The NLFM waveform resulting from a tunable integrated optical ring resonator is simulated and compared with the well
known tan-FM waveform. The metrics of interest are the first sidelobe levels and FWHM times of the autocorrelation,
as these directly relate to the long-range performance and fine range resolution of a LADAR system, and should ideally
be as small as possible. Through simulation, the sidelobe level of the autocorrelation of an NLFM waveform generated
by a series of tunable integrated optical ring resonators is shown to be lower than the autocorrelation sidelobe level of an
equivalent optimized tan-FM waveform with an equal FWHM time. A proof of concept experiment employing
thermally tunable Silicon Nitride integrated optical ring resonator is shown to generate NLFM chirped waveforms with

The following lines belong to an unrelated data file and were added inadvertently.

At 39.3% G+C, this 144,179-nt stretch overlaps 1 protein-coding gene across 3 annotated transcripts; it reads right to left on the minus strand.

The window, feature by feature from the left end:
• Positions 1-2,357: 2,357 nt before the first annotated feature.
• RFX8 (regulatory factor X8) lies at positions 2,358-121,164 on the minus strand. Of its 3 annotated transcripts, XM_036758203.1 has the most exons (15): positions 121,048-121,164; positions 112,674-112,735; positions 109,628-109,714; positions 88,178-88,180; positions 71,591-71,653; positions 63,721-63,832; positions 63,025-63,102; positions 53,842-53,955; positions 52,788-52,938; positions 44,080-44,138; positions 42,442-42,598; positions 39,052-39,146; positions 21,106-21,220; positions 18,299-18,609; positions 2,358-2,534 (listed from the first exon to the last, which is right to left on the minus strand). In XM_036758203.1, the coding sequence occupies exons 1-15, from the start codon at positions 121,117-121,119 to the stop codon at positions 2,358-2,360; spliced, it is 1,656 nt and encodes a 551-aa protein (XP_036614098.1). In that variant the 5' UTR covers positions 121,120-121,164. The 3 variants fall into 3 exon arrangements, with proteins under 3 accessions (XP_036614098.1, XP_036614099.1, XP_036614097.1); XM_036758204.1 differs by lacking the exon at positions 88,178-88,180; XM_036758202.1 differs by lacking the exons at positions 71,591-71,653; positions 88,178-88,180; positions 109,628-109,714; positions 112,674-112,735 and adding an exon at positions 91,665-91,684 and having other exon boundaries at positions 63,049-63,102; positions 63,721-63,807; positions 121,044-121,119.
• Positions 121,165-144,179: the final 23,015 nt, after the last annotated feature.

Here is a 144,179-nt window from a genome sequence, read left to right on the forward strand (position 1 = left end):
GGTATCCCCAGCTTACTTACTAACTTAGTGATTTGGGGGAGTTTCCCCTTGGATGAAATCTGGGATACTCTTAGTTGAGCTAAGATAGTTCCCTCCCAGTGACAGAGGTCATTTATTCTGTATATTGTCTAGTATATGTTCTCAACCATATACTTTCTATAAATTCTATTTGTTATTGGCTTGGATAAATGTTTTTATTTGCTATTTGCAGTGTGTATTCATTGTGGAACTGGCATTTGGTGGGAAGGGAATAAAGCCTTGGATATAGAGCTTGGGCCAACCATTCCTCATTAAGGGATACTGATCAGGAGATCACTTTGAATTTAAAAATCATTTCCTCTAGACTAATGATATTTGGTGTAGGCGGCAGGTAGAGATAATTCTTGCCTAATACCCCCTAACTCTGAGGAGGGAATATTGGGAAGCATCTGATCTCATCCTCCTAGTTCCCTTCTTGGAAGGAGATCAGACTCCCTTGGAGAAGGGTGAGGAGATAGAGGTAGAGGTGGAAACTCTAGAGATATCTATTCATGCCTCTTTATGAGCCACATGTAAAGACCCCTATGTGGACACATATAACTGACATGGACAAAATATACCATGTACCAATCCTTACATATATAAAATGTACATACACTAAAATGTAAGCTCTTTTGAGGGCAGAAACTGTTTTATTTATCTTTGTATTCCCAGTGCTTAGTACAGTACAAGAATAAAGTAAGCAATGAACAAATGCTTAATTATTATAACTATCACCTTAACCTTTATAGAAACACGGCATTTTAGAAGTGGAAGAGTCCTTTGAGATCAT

frequency chirps of 28 kHz.
A fast, non-interferometric measurement technique that allows the frequency-dependent delay and amplitude responses to be measured is presented. For a single amplitude and relative phase measurement at a fixed optical wavelength, the measurement time is on the order of a microsecond. RF modulation up to 2.7 GHz can be accommodated. A modified technique using frequency modulation is described to overcome non-idealities in the phase measurement. Results are presented for a fiber Bragg grating and an acetylene gas cell with swept-wavelength laser tuning at a rate of 40 nm/s.